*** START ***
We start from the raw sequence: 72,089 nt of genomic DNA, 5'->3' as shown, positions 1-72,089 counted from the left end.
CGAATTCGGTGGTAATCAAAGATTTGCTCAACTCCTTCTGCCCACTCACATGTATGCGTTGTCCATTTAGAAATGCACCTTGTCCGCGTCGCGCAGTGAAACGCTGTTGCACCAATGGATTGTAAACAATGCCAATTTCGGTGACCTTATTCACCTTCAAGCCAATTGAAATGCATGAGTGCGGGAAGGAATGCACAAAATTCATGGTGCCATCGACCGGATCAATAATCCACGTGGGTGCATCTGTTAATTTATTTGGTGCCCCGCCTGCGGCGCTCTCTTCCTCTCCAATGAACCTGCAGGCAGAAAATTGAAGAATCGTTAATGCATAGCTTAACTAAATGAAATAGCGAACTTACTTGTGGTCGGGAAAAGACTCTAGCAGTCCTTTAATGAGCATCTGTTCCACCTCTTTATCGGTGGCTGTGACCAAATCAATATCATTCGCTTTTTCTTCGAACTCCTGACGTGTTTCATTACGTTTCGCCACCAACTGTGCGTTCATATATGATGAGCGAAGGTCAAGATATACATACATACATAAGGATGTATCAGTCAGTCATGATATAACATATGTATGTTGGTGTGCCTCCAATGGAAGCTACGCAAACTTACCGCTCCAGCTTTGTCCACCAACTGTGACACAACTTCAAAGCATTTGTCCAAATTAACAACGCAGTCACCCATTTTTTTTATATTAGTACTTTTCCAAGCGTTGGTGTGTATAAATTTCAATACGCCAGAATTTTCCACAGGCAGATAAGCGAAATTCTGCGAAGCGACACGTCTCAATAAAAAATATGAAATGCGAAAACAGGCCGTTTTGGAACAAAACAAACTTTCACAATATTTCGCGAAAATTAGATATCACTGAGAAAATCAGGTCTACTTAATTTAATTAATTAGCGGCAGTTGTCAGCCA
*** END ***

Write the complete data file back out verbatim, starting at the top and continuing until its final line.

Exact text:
We start from the raw sequence: 72,089 nt of genomic DNA, 5'->3' as shown, positions 1-72,089 counted from the left end.
CGAATTCGGTGGTAATCAAAGATTTGCTCAACTCCTTCTGCCCACTCACATGTATGCGTTGTCCATTTAGAAATGCACCTTGTCCGCGTCGCGCAGTGAAACGCTGTTGCACCAATGGATTGTAAACAATGCCAATTTCGGTGACCTTATTCACCTTCAAGCCAATTGAAATGCATGAGTGCGGGAAGGAATGCACAAAATTCATGGTGCCATCGACCGGATCAATAATCCACGTGGGTGCATCTGTTAATTTATTTGGTGCCCCGCCTGCGGCGCTCTCTTCCTCTCCAATGAACCTGCAGGCAGAAAATTGAAGAATCGTTAATGCATAGCTTAACTAAATGAAATAGCGAACTTACTTGTGGTCGGGAAAAGACTCTAGCAGTCCTTTAATGAGCATCTGTTCCACCTCTTTATCGGTGGCTGTGACCAAATCAATATCATTCGCTTTTTCTTCGAACTCCTGACGTGTTTCATTACGTTTCGCCACCAACTGTGCGTTCATATATGATGAGCGAAGGTCAAGATATACATACATACATAAGGATGTATCAGTCAGTCATGATATAACATATGTATGTTGGTGTGCCTCCAATGGAAGCTACGCAAACTTACCGCTCCAGCTTTGTCCACCAACTGTGACACAACTTCAAAGCATTTGTCCAAATTAACAACGCAGTCACCCATTTTTTTTATATTAGTACTTTTCCAAGCGTTGGTGTGTATAAATTTCAATACGCCAGAATTTTCCACAGGCAGATAAGCGAAATTCTGCGAAGCGACACGTCTCAATAAAAAATATGAAATGCGAAAACAGGCCGTTTTGGAACAAAACAAACTTTCACAATATTTCGCGAAAATTAGATATCACTGAGAAAATCAGGTCTACTTAATTTAATTAATTAGCGGCAGTTGTCAGCCA